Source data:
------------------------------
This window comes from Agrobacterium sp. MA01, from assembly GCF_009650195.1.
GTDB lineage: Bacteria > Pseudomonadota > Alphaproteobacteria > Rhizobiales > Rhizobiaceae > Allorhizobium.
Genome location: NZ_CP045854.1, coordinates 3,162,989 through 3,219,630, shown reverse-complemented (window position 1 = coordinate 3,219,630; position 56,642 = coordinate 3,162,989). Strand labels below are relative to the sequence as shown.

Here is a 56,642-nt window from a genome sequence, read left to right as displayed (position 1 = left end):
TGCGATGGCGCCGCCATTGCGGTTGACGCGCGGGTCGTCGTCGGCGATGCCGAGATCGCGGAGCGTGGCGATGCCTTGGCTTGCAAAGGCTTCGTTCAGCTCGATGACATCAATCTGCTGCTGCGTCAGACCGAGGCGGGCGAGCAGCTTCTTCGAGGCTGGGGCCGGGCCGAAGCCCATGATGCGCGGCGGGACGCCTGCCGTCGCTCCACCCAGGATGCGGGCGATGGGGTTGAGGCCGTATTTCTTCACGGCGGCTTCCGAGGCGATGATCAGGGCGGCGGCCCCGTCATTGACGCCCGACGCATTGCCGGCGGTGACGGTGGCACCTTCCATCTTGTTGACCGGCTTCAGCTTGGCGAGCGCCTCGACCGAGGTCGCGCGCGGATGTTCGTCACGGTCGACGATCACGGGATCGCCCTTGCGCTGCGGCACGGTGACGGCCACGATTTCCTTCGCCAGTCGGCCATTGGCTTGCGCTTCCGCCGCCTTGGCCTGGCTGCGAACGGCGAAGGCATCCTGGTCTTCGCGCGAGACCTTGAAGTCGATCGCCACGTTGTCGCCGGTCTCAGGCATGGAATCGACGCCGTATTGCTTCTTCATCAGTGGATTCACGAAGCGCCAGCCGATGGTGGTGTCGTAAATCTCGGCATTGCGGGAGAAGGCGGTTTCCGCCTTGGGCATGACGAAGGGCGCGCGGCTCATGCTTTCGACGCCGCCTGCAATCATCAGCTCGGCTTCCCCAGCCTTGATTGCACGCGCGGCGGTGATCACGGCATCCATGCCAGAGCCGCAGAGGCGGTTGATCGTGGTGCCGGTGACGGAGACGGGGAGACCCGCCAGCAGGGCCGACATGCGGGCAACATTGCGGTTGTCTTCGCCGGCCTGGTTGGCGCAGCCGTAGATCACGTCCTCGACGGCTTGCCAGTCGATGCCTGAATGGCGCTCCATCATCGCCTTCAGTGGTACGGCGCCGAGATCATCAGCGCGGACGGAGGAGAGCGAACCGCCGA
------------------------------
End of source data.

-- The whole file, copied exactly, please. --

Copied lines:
This window comes from Agrobacterium sp. MA01, from assembly GCF_009650195.1.
GTDB lineage: Bacteria > Pseudomonadota > Alphaproteobacteria > Rhizobiales > Rhizobiaceae > Allorhizobium.
Genome location: NZ_CP045854.1, coordinates 3,162,989 through 3,219,630, shown reverse-complemented (window position 1 = coordinate 3,219,630; position 56,642 = coordinate 3,162,989). Strand labels below are relative to the sequence as shown.

Here is a 56,642-nt window from a genome sequence, read left to right as displayed (position 1 = left end):
TGCGATGGCGCCGCCATTGCGGTTGACGCGCGGGTCGTCGTCGGCGATGCCGAGATCGCGGAGCGTGGCGATGCCTTGGCTTGCAAAGGCTTCGTTCAGCTCGATGACATCAATCTGCTGCTGCGTCAGACCGAGGCGGGCGAGCAGCTTCTTCGAGGCTGGGGCCGGGCCGAAGCCCATGATGCGCGGCGGGACGCCTGCCGTCGCTCCACCCAGGATGCGGGCGATGGGGTTGAGGCCGTATTTCTTCACGGCGGCTTCCGAGGCGATGATCAGGGCGGCGGCCCCGTCATTGACGCCCGACGCATTGCCGGCGGTGACGGTGGCACCTTCCATCTTGTTGACCGGCTTCAGCTTGGCGAGCGCCTCGACCGAGGTCGCGCGCGGATGTTCGTCACGGTCGACGATCACGGGATCGCCCTTGCGCTGCGGCACGGTGACGGCCACGATTTCCTTCGCCAGTCGGCCATTGGCTTGCGCTTCCGCCGCCTTGGCCTGGCTGCGAACGGCGAAGGCATCCTGGTCTTCGCGCGAGACCTTGAAGTCGATCGCCACGTTGTCGCCGGTCTCAGGCATGGAATCGACGCCGTATTGCTTCTTCATCAGTGGATTCACGAAGCGCCAGCCGATGGTGGTGTCGTAAATCTCGGCATTGCGGGAGAAGGCGGTTTCCGCCTTGGGCATGACGAAGGGCGCGCGGCTCATGCTTTCGACGCCGCCTGCAATCATCAGCTCGGCTTCCCCAGCCTTGATTGCACGCGCGGCGGTGATCACGGCATCCATGCCAGAGCCGCAGAGGCGGTTGATCGTGGTGCCGGTGACGGAGACGGGGAGACCCGCCAGCAGGGCCGACATGCGGGCAACATTGCGGTTGTCTTCGCCGGCCTGGTTGGCGCAGCCGTAGATCACGTCCTCGACGGCTTGCCAGTCGATGCCTGAATGGCGCTCCATCATCGCCTTCAGTGGTACGGCGCCGAGATCATCAGCGCGGACGGAGGAGAGCGAACCGCCGA